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Boom! It Takes A Lot Of Booty To Buy This Oregon-made Pirate Clubhouse (photos) | Oregonlive.com

Software Company Anahata Offers Services to Melbourne's Woodworking Industry

Some wanna-be scallywags buy custom cannon ships to protect their backyard. But at these mast-high prices, pint-size pirates with big dreams of setting sail across fantasy seas will need bags of loot from parents or grandparents. Fortunately, adults interested in tiny houses and outdoor entertaining are ordering 10-foot-tall pirate ships, too, says Jeff Dixon of Dixon Woodworking of Scio, Oregon. Grown-up rum-runners want to climb all around the handmade ship painted Battle Scar Red with gold accents. "It's a little piece of Disneyland," he says. His latest model is the Queen Anne's Revenge: The 16-foot version is $14,998 (it will be sold at the wholesale price of $10,995 at the Yard, Garden and Patio Show Feb. woodworking vises 27-March 1 at the Oregon Convention Center); the 18-foot version is $17,998 ($12,995 at this weekend's show ).
For the original version including any supplementary images woodworking plans or video, visit http://www.oregonlive.com/hg/index.ssf/2015/02/pirate_ship_play_yard_oregon.html

Louisville Slugger Parent to Explore Sale of Batmaker - Yahoo Finance

But it's a problem that might finally be solved with this amazing toolbox that transforms into almost any woodworking tool you could need. Inside the box you'll find a jigsaw, a circular saw, and a drill, but each of those can be re-purposed into other tools like a table saw, a scroll saw, and a drill press by just reconfiguring the toolbox itself. It's an amazing creation that even comes with its own power in the form of an 18-volt battery. But it can run off AC as well if you need it working all day long at a construction site. At $600 it's not cheap. And at 36 pounds when fully packed away it's not light. But if you don't have the space for a dedicated workshop at home, this could easily let you temporarily re-purpose any room.
For the original version including any supplementary images or video, visit http://gizmodo.com/this-tiny-toolbox-transforms-into-an-entire-woodshop-1688509138

A continuous integration process approach has been adopted by Anahata to enable clients to test the application frequently cradle plans woodworking while it is undergoing development. At this point, staff are trained to understand the workings and operations of the new application prior to final delivery. One of the key targets of the software Development Company is quality. Anahata achieves this by using agile methods and practices during custom software development. Clients are thus able to get engaged in the development process so as to give direction on what should be prioritized and the tasks to be undertaken. Anahata also uses web-based reviews along with comprehensive unit test to study the performance of the customized software application. As such, quality expectations, needs and objectives of the customer are met in a short period.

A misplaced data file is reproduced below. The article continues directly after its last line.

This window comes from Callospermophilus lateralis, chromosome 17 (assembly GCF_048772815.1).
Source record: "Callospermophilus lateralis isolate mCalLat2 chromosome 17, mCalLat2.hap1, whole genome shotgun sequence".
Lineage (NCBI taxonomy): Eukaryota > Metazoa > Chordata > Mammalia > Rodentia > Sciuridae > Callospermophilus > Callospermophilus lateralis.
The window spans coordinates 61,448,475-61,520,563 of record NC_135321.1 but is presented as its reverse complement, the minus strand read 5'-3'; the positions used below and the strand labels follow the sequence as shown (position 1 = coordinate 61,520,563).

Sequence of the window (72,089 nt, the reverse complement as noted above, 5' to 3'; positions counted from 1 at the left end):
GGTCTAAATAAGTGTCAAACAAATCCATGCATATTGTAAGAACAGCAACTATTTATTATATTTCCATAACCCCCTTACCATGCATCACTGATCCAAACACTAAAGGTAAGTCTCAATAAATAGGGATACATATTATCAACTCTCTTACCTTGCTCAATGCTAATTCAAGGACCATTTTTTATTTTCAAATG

For the original version including any supplementary images or video, visit http://www.prweb.com/releases/softwarecompany/melbourne/prweb12434932.htm


He loved reading Peyton stories and her super big bear hugs. He also enjoyed spending time with his special nieces, Shelby, Mia and Josie Bedore. Bill is survived by his wife, Tressa; two children, his son, Evan, and daughter, Peyton, both at home; parents, William, Sr. & Connie Roemer of Deford, Dawn & Dennis Kundinger of Sebewaing; paternal grandmother, Mildred Roemer of Sebewaing; sister, Christina & Chris Bedore of Unionville; two step-siblings, David & Jyoti Sutter of Ann Arbor and Zachary Sutter of Bay City. He was preceded in death by his paternal grandfather, Edwin Roemer; and his maternal grandparents, Bill & Marilyn Diebel.
For the original version including any supplementary images or video, visit http://www.tuscolatoday.com/index.php/2015/02/27/william-e-bill-aka-legs-roemer-jr-unionville/

This Tiny Toolbox Transforms Into an Entire Woodshop

This Tiny Toolbox Transforms Into an Entire Woodshop The family-owned business, based in Louisville Kentucky, is likely to be valued at less than $100 million, said the person, who asked not to be named because the information is private. More from Bloomberg.com: California Cartridge-Microstamp Law Upheld in Gun Group Loss Hillerich was a woodworking shop when John A. Hillerich began making bats there in 1884 -- with the brand registered a decade later. Today, 60 percent of Major League Baseball players use Louisville Slugger, according to the companys website. It has sold more than 100 million bats.
For the original version including any supplementary images or video, visit http://finance.yahoo.com/news/louisville-slugger-parent-explore-sale-212332079.html

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